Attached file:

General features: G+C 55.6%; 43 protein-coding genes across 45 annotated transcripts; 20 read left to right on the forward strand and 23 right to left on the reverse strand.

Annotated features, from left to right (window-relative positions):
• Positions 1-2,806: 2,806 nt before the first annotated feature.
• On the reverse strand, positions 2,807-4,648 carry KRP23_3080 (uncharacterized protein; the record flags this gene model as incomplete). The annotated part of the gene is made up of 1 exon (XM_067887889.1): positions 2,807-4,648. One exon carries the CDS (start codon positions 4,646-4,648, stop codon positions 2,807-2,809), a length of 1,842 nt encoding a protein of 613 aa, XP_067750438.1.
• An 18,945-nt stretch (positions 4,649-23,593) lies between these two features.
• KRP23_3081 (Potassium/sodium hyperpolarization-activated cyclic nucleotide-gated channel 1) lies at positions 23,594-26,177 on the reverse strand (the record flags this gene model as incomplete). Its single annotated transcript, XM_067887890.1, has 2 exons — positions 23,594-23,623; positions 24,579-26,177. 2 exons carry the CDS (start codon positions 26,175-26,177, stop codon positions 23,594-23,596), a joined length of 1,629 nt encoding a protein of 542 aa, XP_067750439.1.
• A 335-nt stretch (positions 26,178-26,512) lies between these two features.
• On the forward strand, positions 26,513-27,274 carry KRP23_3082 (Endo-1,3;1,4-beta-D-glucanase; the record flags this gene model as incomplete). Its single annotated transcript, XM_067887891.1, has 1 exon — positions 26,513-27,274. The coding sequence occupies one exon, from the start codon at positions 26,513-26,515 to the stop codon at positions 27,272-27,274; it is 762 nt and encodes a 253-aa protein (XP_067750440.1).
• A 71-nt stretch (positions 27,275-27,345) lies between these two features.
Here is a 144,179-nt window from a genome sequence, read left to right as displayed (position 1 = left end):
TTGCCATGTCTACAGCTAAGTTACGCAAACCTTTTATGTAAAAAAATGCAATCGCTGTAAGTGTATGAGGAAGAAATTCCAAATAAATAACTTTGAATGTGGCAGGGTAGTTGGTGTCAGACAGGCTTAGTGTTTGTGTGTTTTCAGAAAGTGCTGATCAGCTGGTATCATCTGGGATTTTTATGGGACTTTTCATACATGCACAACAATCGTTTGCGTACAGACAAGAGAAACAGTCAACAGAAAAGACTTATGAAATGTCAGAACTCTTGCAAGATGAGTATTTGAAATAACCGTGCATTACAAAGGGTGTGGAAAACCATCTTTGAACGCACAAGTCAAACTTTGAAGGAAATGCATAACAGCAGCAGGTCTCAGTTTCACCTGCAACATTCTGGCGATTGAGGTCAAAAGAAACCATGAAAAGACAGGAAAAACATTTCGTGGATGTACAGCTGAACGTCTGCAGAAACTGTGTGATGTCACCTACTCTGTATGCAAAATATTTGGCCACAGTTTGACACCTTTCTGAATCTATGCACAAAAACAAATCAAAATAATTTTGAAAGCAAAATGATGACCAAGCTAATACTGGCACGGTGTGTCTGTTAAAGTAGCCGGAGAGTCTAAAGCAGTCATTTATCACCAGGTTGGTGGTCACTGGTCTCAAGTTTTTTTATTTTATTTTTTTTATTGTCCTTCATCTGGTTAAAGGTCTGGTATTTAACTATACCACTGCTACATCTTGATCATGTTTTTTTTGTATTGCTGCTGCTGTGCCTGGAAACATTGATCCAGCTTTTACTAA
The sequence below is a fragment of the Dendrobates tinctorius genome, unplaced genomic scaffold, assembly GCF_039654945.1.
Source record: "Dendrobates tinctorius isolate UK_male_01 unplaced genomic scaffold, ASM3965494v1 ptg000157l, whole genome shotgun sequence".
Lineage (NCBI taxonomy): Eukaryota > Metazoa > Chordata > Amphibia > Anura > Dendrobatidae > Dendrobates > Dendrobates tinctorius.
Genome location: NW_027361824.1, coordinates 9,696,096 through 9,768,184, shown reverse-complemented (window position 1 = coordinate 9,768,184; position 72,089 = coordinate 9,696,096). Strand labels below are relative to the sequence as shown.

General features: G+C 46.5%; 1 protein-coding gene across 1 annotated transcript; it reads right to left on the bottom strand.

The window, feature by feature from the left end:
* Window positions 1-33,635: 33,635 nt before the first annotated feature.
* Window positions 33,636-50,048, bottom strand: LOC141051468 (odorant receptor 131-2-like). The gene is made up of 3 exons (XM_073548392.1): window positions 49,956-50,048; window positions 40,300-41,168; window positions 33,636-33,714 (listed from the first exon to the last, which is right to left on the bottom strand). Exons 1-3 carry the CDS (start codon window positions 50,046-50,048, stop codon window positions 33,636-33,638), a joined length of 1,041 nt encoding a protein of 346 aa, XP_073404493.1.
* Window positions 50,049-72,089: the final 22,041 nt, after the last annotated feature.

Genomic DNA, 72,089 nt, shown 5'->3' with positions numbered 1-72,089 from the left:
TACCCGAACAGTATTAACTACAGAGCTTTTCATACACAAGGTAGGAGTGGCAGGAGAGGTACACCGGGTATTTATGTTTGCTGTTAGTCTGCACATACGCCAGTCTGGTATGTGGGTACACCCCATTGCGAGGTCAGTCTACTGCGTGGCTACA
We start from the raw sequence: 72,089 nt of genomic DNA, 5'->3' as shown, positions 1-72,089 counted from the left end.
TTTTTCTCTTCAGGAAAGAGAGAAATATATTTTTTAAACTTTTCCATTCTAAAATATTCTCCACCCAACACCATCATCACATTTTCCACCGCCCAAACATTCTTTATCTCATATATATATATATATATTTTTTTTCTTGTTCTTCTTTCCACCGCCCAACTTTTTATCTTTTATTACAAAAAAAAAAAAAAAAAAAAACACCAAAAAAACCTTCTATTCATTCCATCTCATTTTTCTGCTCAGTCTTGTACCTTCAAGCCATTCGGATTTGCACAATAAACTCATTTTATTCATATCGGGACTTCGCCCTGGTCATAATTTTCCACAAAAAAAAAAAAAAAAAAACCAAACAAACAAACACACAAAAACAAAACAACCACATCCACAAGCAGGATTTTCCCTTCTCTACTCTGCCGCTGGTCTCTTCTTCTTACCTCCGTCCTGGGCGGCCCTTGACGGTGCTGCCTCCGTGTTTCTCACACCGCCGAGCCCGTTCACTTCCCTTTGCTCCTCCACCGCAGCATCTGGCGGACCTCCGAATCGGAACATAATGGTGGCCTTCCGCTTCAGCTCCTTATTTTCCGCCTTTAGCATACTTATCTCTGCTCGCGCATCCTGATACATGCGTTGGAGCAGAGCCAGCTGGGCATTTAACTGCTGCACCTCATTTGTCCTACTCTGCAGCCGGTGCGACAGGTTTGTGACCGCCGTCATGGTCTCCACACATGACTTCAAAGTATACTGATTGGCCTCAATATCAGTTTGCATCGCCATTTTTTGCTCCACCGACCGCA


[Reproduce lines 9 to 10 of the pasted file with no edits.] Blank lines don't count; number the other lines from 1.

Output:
• A 71-nt stretch (positions 27,275-27,345) lies between these two features.
Here is a 144,179-nt window from a genome sequence, read left to right as displayed (position 1 = left end):